Carlisle alderman Mike Walker presented the Carlisle City Council with photos and price quotes for replacement of rock reed filters at the city oxidation pond, during the Tuesday night council meeting.

Walker told the council that the rock reed filter will need to be replaced in the next year. While showing pictures of the filters, he pointed out the vegetation that has taken over due to settlement of the current rock filters.

“There is no filtration where the vegetation is,” Walker said.

All the areas covered in vegetation will need to be dug out and replaced, according to Walker. He said the water filtered through the rocks is wastewater but when tested it must be “basically drinkable.” Walker said the old rock removed will be used to build up the ponds levee, where the water has beaten the levee away over the years.

Another item Walker brought to the council’s attention was that the pressure filters and water tank at the water treatment plant are in need of painting. He said this will need to be done within the next two years.

According to preliminary budget numbers by the city engineer Jeremy Stone, replacement of 9,810 rock reed filters will cost $205,000. Stone said “the furthest filter, which is in the worst shape would cost approximately $114,000 of the total cost.”

Stone also said stabilizing the levee with the old rock reed would cost $14,900 and painting of the pressure filters and water tank would cost $178,000.

Alderman Chad Bennett suggested the work be done a little at a time. He said not only for the money cost, but for the future. He said if work is started on the worst filter first, and then work is done on the remanding filters over the next few years, the city could then be on a rotation where they were not caught in the dilemma of needing a large sum of money in a short period of time.

Walker, who appears to finds himself torn, wants to save the city money by reissuing its current water bond at a lower interest rate but doesn’t want to lose the option use reissue the bond in the future to raise money to replace the rock reed filters at the city’s oxidation pond.

“I’d love to save the city money,” Walker said. “But we can’t borrow money against them in the next five years.”

Mayor Ray Glover said, at this time, he believes interest rates have risen some. He said the only way he would recommend the bond be reissued would be if the rates are lower than two, which would save the city $100,000 over the next 10 years.

“We don’t know if we will be able to do it or not,” Glover said.

The council agreed to have Stone come to the next meeting so that he and the council can devise a plan for the water and wastewater improvements. No action was taken by the council.

Parks Director Ronnie Ashmore said the city baseball and softball league wrapped up its final game Tuesday night. Despite the long season, which began April 6, Ashmore said there have been no major problems this year.

“Everything has been going smoothly,” Ashmore said.

In preparation for next year, Glover said the city plans to make some improvements on the parks. He said yellow fence capping will be put on the field at Rockerfeller and metal roofs will be put on the concession stands and outdoor building.

Ashmore said he will begin working the fields now, filling in holes and fertilizing the grass so maintenance next season will be much easier.

Glover said work continues on the police and court building. He said sheet rock is going up, but they have ran into a problem. The “drunk tank,” which is a cell used to hold an intoxicated person until sober, must have a flushable drain according to jail standards. The cell does currently have a drain, but it is not flushable one. Glover believes at some point when trying to cut costs down on the building plans, the flushable drain was replaced with a standard ball valve and drain.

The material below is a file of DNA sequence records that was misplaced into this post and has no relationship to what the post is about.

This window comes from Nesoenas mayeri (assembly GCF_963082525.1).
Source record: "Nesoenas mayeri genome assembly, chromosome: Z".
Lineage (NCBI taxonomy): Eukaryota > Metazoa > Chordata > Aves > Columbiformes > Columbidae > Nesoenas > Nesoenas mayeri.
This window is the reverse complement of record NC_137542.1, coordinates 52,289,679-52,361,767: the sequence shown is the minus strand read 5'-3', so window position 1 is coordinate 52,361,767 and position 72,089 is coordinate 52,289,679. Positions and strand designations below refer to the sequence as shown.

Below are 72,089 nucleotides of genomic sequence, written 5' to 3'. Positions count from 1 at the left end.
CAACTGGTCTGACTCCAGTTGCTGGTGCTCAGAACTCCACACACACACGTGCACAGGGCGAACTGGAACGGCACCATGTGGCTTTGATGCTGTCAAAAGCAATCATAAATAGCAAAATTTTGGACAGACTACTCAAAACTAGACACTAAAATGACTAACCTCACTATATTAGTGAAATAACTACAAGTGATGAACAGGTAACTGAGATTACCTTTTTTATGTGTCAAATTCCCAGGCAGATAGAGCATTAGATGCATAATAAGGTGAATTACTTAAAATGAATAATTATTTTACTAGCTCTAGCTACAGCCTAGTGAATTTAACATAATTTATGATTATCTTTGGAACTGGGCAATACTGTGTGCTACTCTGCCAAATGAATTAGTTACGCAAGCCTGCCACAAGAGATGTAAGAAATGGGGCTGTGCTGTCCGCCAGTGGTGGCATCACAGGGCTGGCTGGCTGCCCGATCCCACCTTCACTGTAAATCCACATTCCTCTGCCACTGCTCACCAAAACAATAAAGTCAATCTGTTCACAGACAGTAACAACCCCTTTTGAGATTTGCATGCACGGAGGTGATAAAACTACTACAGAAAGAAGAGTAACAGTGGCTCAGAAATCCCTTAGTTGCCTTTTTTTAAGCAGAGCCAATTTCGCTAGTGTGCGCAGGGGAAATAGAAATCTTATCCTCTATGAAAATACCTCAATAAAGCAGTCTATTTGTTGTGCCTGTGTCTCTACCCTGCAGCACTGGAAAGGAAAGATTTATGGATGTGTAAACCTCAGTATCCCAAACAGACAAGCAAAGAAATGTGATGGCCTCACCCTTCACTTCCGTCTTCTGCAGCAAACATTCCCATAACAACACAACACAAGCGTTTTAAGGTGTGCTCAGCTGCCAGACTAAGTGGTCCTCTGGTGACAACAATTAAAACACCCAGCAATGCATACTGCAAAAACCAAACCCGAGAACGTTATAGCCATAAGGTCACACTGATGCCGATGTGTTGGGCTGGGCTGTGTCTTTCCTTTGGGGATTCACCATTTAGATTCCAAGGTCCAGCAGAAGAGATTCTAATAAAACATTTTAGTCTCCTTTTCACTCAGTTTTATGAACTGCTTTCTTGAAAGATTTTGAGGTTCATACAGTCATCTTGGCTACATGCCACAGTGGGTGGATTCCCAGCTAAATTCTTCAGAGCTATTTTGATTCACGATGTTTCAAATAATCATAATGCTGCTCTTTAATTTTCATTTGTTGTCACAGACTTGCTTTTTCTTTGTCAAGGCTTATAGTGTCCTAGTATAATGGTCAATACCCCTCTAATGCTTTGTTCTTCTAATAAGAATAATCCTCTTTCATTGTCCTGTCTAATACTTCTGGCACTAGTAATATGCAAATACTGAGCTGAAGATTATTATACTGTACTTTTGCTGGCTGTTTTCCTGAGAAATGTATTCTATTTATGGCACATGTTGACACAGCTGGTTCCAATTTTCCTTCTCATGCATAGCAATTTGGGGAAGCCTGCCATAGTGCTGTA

The change order proposal submitted by R. Crossfield Plumbing LLC of North Little Rock is for $2,232. This will cover removal of the concrete, installation of the new drain and flush valve, and to connect water to the valve. This cost will not include replacement of the concrete.

In a unanimous vote, the council approved the change order of $2,232.

A pay request for $26,837.50 to AMB General Contractors of North Little Rock, who is overseeing construction of the building, was also unanimously approved.

Glover said the building is expected to be completed by the end of July. He informed the council that the Chamber of Commerce is planning an grand opening for the facility after school starts.

In airport business, Glover said the airport has submitted for another eight bay t-hangar. He said there is a waiting list of pilots wanting to store their planes there, so he is hoping the airport receives the fund.

Code Enforcement office Robin Rountree will soon be taking court action on the Audrey Farrell property, located at 215 N. Williams. According to City Attorney Mike Stuart, no action is needed by the council. He said, according to the city ordinance, the property owners have been notified by certified mail that the property must be cleaned up. Because no action was taken by the property owners, the next step will be to prepare an affidavit for the court. The property owner will then be summons to court on a particular day. The judge will then give the property owners a time limit to clean up the property before fines begin accumulating.

Stuart said the property owner could be fined $100 per day until the property is cleaned, after the initial time limit is up. If no progress is then made, the city can then clean up the property and place a lien against it for cost of the clean up.

The next city council meeting will be at 6 p.m. on July 16 in the Civic Center.